Use useful and descriptive names - This really ruined some evenings for us. There was too much time spent trying to figure out exactly what a class variable was used for, or what a function did. It's really easy to think, that of COURSE this variable can't be mistaken for anything else, and it would take an IDIOT to not be able to understand this. However,far too often I came across a class with my name annotated as author, and no idea what it was doing anymore.
The Downright Infuriating
Pairing yourself to a file system is bad news - Our goal for this application was for the user to be able to directly mirror their music directory in our application. This meant that the folder structure was exactly the same and the file names were represented in the UI, not just the file information. The side effect of this is that we needed to account for when a user modified a file outside of our application, through their file explorer. This manifested itself in some really difficult ways.
- We needed to be tied to the FileSystemWatcher, in order to update information when the user did things outside of the app. Alright, that's ok.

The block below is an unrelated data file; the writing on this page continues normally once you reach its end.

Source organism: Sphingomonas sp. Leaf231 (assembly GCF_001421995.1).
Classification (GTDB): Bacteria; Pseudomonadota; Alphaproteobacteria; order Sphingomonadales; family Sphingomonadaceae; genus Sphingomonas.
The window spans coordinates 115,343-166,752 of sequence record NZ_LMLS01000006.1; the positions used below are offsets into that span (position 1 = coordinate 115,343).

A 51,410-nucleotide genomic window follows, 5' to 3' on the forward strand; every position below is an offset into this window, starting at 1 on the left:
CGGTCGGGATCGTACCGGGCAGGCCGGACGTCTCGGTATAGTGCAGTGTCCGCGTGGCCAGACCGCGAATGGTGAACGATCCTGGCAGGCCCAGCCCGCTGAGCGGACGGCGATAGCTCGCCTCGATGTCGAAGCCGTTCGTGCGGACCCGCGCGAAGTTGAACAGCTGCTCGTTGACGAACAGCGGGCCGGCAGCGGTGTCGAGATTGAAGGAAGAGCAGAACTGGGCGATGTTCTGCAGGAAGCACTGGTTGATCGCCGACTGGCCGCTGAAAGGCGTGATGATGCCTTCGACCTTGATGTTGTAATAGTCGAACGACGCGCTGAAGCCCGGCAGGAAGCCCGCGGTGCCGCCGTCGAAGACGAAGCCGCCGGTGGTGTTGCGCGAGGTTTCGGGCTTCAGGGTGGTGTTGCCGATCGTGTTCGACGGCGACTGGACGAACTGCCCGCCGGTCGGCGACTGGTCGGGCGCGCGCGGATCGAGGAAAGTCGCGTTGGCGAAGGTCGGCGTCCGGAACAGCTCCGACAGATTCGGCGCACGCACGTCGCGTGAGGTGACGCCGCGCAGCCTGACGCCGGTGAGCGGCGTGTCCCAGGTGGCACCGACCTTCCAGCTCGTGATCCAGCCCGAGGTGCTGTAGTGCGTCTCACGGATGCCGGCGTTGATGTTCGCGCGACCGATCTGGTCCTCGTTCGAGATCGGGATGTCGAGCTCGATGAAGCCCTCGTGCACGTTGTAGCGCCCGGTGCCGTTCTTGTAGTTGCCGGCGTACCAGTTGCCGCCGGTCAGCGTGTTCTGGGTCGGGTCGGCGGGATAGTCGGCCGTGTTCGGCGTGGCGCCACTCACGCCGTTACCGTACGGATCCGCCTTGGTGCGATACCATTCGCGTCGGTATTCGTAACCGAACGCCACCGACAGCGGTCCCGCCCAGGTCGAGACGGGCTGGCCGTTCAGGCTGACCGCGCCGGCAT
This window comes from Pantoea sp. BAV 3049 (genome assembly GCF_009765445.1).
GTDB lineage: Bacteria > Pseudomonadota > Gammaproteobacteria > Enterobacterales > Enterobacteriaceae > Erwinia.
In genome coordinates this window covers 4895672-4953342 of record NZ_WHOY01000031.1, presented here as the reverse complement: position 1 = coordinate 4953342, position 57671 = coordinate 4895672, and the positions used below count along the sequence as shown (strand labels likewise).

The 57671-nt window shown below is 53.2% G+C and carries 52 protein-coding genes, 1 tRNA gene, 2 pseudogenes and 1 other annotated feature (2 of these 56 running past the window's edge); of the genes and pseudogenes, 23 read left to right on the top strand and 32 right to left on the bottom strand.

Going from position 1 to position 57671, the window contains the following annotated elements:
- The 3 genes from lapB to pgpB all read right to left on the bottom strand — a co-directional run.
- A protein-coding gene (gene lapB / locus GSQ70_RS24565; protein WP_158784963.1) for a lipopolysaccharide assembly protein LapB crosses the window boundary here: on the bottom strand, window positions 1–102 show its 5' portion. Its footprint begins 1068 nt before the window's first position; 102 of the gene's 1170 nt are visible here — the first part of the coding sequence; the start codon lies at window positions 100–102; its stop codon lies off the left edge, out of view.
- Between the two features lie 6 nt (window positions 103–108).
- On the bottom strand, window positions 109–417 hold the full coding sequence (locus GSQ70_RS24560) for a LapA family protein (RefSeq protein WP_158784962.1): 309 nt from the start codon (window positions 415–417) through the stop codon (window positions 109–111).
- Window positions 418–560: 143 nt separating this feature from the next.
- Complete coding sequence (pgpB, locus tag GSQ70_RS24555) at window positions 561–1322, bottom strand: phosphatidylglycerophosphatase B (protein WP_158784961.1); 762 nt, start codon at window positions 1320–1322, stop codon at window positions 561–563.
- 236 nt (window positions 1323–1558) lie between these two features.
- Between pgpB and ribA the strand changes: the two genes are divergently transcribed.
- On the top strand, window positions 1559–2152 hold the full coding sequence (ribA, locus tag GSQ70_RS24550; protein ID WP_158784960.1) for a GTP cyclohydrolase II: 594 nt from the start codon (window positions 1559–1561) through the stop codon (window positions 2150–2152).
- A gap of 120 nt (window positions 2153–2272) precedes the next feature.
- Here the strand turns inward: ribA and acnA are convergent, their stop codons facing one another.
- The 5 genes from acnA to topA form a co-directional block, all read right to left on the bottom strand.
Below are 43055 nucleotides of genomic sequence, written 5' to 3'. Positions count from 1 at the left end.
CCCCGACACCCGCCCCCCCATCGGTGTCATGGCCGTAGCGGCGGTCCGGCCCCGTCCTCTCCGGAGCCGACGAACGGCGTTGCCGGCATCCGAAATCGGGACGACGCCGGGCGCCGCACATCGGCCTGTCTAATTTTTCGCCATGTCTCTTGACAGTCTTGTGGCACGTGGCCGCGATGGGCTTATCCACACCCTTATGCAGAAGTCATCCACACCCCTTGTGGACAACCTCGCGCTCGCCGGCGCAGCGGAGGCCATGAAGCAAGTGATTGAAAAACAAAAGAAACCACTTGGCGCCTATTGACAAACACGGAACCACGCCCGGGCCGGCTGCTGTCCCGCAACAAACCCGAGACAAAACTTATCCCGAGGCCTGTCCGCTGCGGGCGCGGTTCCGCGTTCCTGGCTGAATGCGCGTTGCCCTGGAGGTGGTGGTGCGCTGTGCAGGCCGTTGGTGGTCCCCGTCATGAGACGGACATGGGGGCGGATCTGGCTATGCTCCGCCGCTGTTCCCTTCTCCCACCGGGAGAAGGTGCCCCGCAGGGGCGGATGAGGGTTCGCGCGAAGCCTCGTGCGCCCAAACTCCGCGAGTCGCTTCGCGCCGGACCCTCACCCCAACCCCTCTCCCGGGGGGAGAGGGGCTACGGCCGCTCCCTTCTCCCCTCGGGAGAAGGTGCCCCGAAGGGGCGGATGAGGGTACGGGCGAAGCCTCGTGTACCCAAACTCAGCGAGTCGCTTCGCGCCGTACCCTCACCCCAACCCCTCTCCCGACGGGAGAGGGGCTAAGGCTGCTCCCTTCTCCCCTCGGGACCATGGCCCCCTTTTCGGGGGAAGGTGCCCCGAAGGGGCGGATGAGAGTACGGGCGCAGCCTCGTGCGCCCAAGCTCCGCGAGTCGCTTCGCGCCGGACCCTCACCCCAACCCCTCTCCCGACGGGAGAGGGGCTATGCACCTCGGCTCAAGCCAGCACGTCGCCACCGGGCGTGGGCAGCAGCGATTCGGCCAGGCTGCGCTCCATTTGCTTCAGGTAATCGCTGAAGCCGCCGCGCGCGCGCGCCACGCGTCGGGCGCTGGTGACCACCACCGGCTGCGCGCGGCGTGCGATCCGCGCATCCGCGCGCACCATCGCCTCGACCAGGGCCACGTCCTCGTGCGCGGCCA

- We need to update files the second they modify things in our app. Well, that's irritating if they have a file in use somewhere else, but we can mitigate some of that.
- Our file-writes trigger new FileSystemWatcher events to occur. Well, if our values have already been updated in app, then it doesnt matter if it changes, right?
- The FileSystemWatcher starts Created, Deleted, and Renamed events for when a file is moved, and in no particuar order So, a file can be deleted, then renamed, then created?
The answer is yes. FileSystemWatcher events can happen in any order for any file, and there is a distinct possibility that any one of those events can cause an exception. Now, this may be in part because of the way that we had designed our app, and it is entirely possible that if we had started with this knowledge in mind, we could have found a way to handle these events with less exceptions. Regardless, this emphasizes the fact that we dove in head first without enough information about how to use some of the tools that we were definitely going to use.